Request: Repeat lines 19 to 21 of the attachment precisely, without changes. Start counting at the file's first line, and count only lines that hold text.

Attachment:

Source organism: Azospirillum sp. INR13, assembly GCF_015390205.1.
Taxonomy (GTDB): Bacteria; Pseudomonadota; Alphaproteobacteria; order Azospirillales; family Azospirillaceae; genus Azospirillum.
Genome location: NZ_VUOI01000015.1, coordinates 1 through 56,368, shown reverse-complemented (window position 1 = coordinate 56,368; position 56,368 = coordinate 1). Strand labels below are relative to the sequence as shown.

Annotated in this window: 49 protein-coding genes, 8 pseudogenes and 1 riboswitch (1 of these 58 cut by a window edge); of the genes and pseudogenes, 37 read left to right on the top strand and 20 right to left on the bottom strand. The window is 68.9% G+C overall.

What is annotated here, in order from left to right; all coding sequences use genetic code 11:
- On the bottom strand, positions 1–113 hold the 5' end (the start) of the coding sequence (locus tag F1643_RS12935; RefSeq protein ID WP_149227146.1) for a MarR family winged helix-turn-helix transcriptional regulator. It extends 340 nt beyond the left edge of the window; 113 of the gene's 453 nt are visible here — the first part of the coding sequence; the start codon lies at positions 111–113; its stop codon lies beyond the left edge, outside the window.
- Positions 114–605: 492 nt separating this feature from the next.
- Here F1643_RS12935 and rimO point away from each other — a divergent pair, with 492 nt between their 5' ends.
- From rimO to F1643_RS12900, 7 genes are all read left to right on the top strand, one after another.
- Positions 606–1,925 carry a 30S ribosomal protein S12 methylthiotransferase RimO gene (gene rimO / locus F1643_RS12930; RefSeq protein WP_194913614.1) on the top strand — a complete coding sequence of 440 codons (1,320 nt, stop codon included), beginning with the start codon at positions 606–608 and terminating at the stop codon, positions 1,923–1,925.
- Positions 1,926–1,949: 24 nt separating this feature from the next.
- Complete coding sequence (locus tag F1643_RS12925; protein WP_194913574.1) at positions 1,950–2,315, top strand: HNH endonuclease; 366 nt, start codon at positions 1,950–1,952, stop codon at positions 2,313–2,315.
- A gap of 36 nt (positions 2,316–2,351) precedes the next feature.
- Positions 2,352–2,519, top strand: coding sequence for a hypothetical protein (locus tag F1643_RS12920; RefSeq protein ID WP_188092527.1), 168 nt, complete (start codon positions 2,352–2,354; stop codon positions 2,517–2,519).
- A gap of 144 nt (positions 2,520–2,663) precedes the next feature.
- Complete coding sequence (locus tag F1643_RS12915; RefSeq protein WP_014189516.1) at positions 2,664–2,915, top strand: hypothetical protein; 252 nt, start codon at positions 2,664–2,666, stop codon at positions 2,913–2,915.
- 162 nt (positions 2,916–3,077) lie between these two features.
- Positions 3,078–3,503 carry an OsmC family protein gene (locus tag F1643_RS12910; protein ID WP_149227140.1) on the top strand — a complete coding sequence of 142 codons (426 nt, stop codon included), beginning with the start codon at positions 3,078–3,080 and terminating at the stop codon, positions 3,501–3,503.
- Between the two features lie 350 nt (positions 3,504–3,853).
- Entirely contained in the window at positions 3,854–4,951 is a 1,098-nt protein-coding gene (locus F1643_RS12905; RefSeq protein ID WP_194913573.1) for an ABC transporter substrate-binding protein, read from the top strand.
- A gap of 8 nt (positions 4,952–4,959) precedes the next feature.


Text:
- Between the two features lie 350 nt (positions 3,504–3,853).
- Entirely contained in the window at positions 3,854–4,951 is a 1,098-nt protein-coding gene (locus F1643_RS12905; RefSeq protein ID WP_194913573.1) for an ABC transporter substrate-binding protein, read from the top strand.
- A gap of 8 nt (positions 4,952–4,959) precedes the next feature.